Last year, the Fifth Circuit upheld the University of Texas’s affirmative action plan in Fisher v. University of Texas. But they did so in a petulant, childish manner, as if somebody was forcing them to eat their vegetables. At the time, Elie said they were openly begging for a right-wing Supreme Court to review and overturn their ruling. It looks like the members of the Fifth Circuit are going to get their wish. The Supreme Court granted cert on Fisher, and now we get to have an affirmative action debate right in the middle of an election cycle where a black man is running for reelection….
* Pepsi lawyers offer a creative (if disturbing) defense to a lawsuit by a man who claims he found a mouse in his Mountain Dew. [Madison County Record via The Atlantic Wire] * Will birther queen Orly Taitz get to depose — i.e., “rupture the jurisprudential hymen” — of President Barack Obama? That would be […]
* Professor Glenn Reynolds notes Lindsay Lohan’s swift movement through the jail system. [Instapundit] * Professor Orin Kerr notes Professor Stephen Higginson’s swift movement onto the Fifth Circuit — in apparent violation of the rule in judicial nominations “that a circuit court nominee with Supreme-Court-level credentials will have a harder time getting confirmed than a […]
* “Rising tuition. Misleading employment statistics. Inadequate skills training.” So what are legal educators doing about it? Blogging, of course. [Law School Review] * Trendspotting: cute judges on the federal bench? The Senate has confirmed Loyola Law professor Stephen Higginson for a seat on the Fifth Circuit. [National Law Journal] * People in New Jersey […]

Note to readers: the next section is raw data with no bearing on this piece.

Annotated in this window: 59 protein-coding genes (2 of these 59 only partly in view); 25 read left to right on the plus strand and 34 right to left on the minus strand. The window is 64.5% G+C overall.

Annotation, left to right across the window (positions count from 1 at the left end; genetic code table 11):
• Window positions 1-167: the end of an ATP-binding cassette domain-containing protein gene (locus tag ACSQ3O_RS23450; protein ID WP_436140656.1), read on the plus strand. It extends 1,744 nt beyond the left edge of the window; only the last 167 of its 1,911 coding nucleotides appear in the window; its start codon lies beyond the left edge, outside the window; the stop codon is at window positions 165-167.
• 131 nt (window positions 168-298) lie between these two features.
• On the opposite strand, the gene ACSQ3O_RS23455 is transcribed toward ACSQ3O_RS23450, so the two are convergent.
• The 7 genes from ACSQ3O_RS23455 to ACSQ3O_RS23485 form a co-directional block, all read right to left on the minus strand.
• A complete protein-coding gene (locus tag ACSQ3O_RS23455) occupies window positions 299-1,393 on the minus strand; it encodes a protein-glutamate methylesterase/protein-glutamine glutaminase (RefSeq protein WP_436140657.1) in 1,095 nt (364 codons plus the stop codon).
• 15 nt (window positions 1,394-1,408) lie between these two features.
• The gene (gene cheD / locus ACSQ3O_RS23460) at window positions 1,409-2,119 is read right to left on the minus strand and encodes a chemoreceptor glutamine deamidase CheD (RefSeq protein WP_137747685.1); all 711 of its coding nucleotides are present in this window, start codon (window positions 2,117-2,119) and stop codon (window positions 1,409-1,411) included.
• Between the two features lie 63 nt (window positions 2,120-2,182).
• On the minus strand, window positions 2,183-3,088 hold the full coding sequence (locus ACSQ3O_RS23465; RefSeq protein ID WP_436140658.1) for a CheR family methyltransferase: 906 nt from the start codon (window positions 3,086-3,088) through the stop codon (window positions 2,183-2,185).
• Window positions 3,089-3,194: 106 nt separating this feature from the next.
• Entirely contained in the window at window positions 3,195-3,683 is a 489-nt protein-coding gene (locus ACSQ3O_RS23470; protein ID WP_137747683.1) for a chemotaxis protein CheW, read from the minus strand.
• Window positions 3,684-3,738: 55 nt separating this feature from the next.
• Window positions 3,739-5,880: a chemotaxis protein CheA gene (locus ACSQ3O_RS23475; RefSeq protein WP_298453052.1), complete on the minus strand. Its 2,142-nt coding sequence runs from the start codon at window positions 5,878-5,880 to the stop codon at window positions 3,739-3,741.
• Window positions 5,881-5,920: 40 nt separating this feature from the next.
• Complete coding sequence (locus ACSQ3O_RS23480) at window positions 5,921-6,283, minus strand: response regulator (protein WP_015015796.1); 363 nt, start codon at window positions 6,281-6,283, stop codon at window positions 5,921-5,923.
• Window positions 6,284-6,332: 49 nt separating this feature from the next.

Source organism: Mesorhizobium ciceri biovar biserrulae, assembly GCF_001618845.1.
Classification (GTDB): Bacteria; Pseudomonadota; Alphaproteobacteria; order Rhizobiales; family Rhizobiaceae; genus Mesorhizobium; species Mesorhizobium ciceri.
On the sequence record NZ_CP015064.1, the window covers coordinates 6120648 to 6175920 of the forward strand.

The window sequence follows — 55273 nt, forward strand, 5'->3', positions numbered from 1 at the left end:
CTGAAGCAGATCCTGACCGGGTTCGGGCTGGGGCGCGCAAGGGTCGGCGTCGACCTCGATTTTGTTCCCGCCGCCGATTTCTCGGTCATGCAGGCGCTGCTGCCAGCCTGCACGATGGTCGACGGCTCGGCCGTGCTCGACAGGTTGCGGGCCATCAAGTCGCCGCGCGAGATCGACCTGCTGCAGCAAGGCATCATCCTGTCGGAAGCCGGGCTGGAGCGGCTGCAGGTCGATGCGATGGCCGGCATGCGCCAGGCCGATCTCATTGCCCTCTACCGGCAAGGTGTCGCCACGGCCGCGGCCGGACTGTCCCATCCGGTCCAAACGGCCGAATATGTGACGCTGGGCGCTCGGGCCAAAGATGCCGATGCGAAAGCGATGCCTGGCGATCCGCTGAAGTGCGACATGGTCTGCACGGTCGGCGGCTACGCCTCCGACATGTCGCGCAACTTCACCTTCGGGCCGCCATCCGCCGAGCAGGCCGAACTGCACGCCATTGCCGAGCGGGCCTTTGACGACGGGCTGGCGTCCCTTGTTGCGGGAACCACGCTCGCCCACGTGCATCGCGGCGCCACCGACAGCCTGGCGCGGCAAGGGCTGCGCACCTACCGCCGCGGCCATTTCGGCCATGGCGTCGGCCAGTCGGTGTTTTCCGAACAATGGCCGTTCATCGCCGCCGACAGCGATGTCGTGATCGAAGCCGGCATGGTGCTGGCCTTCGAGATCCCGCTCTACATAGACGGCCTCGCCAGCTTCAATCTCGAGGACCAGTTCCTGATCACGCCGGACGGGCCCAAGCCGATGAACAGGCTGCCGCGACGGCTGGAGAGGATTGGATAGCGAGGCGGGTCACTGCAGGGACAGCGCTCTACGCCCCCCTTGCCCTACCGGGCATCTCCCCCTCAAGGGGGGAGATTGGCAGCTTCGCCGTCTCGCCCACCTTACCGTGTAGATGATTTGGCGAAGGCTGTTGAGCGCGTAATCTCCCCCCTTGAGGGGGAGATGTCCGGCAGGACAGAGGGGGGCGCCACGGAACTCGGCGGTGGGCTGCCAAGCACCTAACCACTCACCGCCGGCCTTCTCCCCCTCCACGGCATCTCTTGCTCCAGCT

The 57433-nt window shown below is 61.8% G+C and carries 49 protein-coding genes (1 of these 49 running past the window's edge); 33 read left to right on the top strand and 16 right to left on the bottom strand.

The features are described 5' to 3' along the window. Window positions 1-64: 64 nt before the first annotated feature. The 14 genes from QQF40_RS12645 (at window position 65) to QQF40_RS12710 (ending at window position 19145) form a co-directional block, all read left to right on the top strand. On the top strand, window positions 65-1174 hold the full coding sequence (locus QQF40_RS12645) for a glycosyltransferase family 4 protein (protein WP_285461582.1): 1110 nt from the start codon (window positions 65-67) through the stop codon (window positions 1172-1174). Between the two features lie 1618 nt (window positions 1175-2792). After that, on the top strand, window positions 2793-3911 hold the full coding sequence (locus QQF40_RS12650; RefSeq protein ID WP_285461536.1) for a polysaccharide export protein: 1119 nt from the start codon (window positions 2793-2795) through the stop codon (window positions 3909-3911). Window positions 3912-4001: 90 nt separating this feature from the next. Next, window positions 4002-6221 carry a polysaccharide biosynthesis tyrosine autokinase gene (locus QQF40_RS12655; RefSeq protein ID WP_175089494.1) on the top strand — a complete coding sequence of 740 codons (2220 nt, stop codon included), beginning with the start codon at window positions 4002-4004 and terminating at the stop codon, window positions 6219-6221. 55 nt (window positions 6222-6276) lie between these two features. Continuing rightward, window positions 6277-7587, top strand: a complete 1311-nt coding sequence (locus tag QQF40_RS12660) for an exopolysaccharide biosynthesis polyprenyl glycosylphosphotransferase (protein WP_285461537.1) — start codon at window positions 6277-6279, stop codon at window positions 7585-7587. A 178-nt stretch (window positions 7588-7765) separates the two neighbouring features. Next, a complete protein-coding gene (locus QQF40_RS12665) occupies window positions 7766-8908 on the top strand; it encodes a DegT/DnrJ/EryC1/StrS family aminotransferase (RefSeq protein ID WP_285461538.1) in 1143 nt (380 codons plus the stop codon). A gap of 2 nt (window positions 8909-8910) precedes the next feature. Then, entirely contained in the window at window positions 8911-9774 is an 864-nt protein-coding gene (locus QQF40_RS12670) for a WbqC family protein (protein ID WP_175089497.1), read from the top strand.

Our candidates for the coveted Lawyer of the Month title have been a bit tame for the past few months. This time around, we’ve chosen some lawyers and law students who represent our more prurient interests and our unabashed love for scandal. Aficionados of hookers? We’ve got ’em. Vicious tongue lashings? We’ve got those, too. […]
Can you enforce civility by being… uncivil? That’s the question being raised, over and over again, by federal judges from Texas these days. Check out the latest craziness — an en banc hearing before the Fifth Circuit that generated judicial fireworks, culminating in a judge essentially telling a colleague to STFU or GTFO….
The benchslapper has become the benchslapped. Judge Sam Sparks, of the U.S. District Court for the Western District of Texas, just got smacked around by a higher authority: Chief Judge Edith Jones, of the U.S. Court of Appeals for the Fifth Circuit. What did she have to say to Sparks?
Judge Jerry Smith of the Fifth Circuit had some harsh words about a cheerleading-related litigation: “[T]his is nothing more than a dispute, fueled by a disgruntled cheerleader mom, over whether her daughter should have made the squad. It is a petty squabble, masquerading as a civil rights matter, that has no place in federal court or any other court.”
Three years ago, we bestowed Judge of the Day honors upon the Honorable Fred Biery, a federal judge in the Western District of Texas. Back in 2008, Judge Biery rejected a religious school’s attempt to join an influential statewide extracurricular organization. In the process of ruling against Cornerstone Christian Schools, Judge Biery took the Bible […]